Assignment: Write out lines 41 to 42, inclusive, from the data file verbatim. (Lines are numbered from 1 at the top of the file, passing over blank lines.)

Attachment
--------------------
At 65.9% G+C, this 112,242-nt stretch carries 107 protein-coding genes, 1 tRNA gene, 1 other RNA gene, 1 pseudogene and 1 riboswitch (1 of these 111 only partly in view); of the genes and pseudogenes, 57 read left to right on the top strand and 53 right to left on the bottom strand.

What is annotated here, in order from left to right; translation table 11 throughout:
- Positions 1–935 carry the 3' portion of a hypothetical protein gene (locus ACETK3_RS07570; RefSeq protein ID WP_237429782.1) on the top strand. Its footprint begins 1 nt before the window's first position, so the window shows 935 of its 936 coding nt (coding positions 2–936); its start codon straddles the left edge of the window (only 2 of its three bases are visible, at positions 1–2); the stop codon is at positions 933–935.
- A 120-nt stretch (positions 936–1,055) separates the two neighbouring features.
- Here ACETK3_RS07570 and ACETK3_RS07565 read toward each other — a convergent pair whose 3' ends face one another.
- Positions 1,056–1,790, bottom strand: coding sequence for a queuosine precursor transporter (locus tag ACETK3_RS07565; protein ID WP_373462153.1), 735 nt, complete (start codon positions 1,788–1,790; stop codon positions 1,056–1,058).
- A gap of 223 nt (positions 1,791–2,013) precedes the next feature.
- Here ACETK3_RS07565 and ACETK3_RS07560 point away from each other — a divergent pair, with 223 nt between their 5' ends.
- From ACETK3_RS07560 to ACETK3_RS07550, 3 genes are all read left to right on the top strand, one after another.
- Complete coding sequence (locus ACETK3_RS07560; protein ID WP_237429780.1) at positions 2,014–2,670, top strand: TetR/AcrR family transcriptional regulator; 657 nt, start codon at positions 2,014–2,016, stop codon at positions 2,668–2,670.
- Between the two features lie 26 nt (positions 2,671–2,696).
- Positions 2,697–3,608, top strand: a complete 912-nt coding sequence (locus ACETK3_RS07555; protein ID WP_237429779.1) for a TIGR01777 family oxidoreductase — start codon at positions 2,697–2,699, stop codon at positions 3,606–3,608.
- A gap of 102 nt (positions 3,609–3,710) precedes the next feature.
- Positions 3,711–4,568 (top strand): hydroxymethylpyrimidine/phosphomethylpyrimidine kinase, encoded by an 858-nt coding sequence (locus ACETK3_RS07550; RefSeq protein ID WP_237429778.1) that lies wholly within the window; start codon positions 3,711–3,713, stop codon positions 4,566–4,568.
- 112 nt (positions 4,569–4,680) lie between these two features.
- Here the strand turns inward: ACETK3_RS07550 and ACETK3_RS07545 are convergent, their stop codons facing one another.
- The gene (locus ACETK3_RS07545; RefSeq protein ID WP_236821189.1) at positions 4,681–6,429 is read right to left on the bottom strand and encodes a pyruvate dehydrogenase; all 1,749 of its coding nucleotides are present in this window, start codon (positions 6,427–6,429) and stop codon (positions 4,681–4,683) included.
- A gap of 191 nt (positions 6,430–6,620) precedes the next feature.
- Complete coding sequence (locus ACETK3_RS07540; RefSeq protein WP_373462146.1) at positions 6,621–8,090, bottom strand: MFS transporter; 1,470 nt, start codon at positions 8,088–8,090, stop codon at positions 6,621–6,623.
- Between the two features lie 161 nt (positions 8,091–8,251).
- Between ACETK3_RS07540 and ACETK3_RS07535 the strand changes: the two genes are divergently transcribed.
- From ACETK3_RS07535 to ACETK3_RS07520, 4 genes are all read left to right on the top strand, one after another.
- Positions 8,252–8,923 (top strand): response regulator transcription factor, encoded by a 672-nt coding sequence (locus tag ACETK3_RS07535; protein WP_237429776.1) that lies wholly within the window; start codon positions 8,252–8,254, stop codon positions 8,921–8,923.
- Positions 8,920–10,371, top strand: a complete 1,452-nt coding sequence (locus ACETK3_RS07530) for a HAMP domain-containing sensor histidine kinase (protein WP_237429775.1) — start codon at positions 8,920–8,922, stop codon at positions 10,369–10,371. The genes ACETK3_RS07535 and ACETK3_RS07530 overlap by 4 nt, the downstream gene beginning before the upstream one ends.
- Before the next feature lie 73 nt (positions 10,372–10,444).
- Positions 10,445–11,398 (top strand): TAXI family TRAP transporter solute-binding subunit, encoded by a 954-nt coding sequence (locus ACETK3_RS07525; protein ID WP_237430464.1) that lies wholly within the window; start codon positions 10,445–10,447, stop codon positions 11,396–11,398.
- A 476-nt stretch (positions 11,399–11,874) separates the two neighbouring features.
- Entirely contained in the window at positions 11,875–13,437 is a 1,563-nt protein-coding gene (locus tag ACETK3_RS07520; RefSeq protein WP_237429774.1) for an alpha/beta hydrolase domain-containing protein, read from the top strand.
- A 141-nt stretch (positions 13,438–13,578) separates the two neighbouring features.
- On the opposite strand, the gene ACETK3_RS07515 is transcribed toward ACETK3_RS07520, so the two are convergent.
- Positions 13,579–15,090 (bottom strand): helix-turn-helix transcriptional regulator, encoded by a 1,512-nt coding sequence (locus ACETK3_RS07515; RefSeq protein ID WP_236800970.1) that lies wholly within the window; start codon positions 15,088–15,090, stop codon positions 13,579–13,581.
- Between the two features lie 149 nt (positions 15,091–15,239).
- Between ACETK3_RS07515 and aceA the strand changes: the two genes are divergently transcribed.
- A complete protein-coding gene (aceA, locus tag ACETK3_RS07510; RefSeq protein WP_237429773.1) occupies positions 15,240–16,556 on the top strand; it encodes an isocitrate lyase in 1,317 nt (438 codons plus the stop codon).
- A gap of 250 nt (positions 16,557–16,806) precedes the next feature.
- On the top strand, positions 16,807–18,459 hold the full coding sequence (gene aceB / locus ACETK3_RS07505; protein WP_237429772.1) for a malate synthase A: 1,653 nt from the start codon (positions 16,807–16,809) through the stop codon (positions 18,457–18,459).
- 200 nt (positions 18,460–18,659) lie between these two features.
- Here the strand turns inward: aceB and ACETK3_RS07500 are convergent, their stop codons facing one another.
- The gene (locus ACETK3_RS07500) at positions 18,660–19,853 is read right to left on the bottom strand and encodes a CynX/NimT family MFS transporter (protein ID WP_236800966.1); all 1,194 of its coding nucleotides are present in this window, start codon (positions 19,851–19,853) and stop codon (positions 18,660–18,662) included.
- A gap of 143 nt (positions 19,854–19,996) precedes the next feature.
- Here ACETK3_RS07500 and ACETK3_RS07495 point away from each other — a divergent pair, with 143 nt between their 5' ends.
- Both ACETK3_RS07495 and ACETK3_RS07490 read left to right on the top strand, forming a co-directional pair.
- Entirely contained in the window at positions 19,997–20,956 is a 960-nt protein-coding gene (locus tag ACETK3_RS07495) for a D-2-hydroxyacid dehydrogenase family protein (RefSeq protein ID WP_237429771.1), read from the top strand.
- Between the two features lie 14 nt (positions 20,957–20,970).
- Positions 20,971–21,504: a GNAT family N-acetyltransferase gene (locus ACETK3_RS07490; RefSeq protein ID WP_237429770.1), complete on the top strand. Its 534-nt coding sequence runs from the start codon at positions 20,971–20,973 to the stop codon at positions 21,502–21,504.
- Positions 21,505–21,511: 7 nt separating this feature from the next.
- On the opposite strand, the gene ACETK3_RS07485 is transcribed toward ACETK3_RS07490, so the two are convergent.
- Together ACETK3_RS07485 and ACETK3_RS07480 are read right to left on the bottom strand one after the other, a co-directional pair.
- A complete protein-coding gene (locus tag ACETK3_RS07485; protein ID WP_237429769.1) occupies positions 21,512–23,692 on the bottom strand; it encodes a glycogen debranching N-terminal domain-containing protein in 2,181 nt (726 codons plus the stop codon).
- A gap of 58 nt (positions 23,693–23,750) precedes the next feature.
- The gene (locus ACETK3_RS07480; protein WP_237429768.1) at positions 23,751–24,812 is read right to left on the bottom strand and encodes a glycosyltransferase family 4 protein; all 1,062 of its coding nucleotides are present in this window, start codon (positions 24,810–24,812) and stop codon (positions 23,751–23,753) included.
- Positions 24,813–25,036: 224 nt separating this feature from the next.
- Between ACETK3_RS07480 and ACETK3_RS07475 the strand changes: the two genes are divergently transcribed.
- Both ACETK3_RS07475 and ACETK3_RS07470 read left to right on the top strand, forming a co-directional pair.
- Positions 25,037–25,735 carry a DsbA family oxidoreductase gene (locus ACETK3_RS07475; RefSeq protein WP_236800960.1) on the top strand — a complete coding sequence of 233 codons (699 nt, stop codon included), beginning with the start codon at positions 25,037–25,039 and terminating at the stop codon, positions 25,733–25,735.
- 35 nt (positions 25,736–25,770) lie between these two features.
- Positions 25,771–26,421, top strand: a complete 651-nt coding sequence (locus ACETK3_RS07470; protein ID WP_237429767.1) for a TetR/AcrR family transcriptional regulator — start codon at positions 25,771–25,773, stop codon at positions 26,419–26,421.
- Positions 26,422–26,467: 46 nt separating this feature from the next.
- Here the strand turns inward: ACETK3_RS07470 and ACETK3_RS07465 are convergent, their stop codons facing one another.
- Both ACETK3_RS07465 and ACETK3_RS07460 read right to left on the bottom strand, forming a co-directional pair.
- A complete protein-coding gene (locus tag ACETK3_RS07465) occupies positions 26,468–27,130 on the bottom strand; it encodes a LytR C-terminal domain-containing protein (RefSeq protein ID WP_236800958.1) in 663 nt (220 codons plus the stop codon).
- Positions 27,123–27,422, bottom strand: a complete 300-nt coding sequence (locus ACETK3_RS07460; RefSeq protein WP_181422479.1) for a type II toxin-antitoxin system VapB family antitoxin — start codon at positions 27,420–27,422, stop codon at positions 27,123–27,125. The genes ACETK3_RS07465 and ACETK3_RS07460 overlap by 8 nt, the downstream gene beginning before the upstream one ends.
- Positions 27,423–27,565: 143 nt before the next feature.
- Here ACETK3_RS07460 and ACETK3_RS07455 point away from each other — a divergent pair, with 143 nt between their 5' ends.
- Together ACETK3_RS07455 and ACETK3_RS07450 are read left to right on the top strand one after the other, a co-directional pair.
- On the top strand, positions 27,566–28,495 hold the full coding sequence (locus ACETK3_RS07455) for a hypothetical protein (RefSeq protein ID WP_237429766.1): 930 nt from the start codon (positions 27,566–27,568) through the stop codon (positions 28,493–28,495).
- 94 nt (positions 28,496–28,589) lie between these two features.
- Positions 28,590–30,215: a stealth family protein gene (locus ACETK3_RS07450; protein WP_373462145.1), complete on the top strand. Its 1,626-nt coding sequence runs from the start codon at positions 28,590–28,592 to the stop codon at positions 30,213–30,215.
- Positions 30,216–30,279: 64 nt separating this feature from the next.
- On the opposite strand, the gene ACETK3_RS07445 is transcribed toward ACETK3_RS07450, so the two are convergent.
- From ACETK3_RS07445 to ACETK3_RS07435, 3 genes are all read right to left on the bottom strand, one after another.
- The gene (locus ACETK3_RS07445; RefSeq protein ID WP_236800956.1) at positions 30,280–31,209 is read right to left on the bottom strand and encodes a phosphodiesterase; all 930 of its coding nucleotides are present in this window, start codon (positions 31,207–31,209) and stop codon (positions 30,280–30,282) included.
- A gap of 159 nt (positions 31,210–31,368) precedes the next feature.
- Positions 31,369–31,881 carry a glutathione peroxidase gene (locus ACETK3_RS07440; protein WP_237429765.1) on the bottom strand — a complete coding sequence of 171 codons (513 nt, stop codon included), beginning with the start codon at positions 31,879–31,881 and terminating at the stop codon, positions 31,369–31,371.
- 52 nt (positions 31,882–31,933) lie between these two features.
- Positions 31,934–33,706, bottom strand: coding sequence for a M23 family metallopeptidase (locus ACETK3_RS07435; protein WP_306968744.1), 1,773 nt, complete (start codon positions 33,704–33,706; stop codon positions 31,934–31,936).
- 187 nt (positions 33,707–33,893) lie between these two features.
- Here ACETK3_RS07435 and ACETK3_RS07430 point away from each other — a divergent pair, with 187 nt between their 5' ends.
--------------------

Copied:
- Here ACETK3_RS07500 and ACETK3_RS07495 point away from each other — a divergent pair, with 143 nt between their 5' ends.
- Both ACETK3_RS07495 and ACETK3_RS07490 read left to right on the top strand, forming a co-directional pair.